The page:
Costa Rica News & Events – Rigoberto Ramirez was only nine-years-old when he found the vocation he would practice for the rest of his life. The work of Ruben Alcazar and Macedonio Quesada dazzled him and he became an apprentice craftsman who makes masks with clay molds and bags. At 14 years old he had made his first complete game with 12 different characters.
The tradition was started last century in 1951 when the village was filled with workers coming from other parts of the Central Valley to work in the production of coffee. With this boom came the mask makers.
Don Ruben Rigoberto foster father, asked him to continue the tradition after his death in 1980 . Ruben said the technique has changed since the masks came to the city of Cachi and he wanted to preserve the tradition. For Don Ruben this craft was a form of art that held many wonderful memories.
The photojournalist Jorge Navarro fell in love with a mask he saw and wanted to know more about its author. Jorge met Don Rigoberto two years ago and had the opportunity to highlight the work of this craftsman. On the eve of the day of the Costa Rican Traditional Masquerade (October 31), Jorge spent the day at the workshop in Cachi capturing how these masks come alive through Rigoberto’s elaborate work.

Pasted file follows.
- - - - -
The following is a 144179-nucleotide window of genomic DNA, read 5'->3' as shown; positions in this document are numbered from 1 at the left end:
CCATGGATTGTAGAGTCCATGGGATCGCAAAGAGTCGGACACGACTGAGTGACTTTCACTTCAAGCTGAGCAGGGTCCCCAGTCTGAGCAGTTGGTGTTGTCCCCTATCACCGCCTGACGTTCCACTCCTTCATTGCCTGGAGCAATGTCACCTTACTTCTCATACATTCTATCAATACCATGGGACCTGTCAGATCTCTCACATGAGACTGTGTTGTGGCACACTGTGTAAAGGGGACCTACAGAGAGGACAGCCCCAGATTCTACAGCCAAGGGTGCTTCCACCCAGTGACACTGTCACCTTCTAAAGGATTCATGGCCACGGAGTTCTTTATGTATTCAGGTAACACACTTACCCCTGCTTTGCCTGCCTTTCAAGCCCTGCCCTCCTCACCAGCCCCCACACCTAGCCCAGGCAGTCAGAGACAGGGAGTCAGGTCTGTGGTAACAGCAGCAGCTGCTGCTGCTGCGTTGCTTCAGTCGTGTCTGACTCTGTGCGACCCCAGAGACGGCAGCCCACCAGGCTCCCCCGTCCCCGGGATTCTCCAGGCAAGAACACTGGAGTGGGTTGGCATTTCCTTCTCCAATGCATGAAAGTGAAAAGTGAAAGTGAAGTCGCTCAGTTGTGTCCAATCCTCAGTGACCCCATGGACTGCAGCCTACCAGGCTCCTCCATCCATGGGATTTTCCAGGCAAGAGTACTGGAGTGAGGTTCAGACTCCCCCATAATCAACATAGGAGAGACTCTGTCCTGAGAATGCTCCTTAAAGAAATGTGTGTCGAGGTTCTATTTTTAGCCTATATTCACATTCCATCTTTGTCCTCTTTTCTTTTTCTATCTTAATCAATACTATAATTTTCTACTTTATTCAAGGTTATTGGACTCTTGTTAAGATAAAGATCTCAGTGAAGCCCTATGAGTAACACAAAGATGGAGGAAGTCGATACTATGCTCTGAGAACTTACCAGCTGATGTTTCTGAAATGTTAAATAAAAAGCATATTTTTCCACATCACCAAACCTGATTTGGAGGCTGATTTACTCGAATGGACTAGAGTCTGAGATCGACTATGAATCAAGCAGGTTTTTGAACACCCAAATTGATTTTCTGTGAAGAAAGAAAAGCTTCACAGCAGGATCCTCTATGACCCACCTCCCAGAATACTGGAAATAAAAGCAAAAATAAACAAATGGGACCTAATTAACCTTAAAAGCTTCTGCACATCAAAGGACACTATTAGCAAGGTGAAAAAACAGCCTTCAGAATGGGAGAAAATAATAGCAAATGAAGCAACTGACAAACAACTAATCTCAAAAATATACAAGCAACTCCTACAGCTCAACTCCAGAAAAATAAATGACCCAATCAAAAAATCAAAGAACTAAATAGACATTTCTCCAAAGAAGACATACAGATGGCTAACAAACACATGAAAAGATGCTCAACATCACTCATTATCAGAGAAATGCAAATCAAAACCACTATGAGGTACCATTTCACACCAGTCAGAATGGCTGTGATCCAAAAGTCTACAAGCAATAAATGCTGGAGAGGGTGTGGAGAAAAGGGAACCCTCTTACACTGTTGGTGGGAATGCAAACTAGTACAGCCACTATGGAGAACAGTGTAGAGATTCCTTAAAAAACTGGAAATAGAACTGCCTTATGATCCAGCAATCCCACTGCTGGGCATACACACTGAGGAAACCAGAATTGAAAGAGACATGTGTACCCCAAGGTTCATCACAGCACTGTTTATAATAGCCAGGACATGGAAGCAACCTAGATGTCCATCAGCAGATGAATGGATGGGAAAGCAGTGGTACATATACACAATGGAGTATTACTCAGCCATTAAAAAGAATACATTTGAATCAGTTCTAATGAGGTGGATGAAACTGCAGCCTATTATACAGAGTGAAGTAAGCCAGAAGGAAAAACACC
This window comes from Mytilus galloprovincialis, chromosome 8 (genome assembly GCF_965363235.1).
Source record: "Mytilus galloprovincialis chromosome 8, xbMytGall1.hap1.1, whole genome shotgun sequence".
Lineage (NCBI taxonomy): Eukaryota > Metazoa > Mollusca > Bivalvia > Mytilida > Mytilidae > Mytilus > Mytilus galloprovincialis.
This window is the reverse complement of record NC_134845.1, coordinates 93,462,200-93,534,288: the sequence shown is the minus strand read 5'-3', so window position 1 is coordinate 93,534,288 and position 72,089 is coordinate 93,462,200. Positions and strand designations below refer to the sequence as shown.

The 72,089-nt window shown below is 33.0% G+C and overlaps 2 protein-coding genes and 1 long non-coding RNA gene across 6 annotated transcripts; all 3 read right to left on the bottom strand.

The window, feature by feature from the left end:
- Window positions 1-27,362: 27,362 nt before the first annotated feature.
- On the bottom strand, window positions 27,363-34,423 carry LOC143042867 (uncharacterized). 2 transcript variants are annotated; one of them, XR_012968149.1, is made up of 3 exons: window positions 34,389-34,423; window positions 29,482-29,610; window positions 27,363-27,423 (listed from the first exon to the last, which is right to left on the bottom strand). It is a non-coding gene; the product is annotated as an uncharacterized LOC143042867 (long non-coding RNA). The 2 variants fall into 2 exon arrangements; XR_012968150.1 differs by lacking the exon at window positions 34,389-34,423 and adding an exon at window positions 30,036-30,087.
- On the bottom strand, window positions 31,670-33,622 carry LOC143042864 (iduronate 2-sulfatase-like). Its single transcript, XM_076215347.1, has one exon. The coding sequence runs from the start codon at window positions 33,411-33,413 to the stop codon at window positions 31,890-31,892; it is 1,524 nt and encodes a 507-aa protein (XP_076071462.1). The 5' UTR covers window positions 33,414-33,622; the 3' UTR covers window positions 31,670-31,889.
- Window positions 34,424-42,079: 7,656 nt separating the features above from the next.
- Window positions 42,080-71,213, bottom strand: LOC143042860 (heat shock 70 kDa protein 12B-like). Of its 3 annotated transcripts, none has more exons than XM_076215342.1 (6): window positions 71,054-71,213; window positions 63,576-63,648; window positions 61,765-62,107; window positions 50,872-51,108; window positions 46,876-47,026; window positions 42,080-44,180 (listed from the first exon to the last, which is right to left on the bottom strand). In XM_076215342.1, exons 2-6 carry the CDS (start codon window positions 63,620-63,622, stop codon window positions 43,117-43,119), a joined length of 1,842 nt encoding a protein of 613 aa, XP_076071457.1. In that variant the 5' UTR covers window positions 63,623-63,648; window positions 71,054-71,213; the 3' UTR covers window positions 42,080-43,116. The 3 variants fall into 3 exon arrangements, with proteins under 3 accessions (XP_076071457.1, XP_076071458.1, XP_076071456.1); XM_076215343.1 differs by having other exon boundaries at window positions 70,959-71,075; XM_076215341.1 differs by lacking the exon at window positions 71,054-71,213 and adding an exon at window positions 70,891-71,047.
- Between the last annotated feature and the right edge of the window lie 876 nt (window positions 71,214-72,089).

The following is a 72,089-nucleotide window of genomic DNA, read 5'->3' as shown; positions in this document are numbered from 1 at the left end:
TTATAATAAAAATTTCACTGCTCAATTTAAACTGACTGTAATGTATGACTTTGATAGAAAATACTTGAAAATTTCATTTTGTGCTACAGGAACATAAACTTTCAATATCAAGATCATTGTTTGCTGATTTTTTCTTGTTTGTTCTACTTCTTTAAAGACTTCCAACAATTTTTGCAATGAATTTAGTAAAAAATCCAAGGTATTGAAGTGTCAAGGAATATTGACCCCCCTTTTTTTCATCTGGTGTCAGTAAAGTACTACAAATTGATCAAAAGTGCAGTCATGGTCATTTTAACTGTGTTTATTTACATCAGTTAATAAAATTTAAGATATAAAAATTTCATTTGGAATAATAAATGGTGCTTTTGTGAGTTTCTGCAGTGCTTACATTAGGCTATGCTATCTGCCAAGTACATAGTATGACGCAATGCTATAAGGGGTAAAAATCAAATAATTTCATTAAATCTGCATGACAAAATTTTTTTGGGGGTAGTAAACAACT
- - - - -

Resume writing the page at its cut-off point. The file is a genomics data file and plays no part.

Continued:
Jorge learned that the people of Cachi who make these masks have been doing this over the last 60 years as a family activity. A tradition that is passed on generation after generation with the hope that it does not die. One of the youngest kids who makes masks and helps out at the workshop is Rigoberto’s nephew, who is now learning about the technique so he can teach his children some day.
The masks are mostly featured during Costa Rica’s Masquerade Day, which takes place every October 31st. People in different part of the country gather for a parade that features these large masks as a traditional Costa Rican event.
By Brenda Sotelo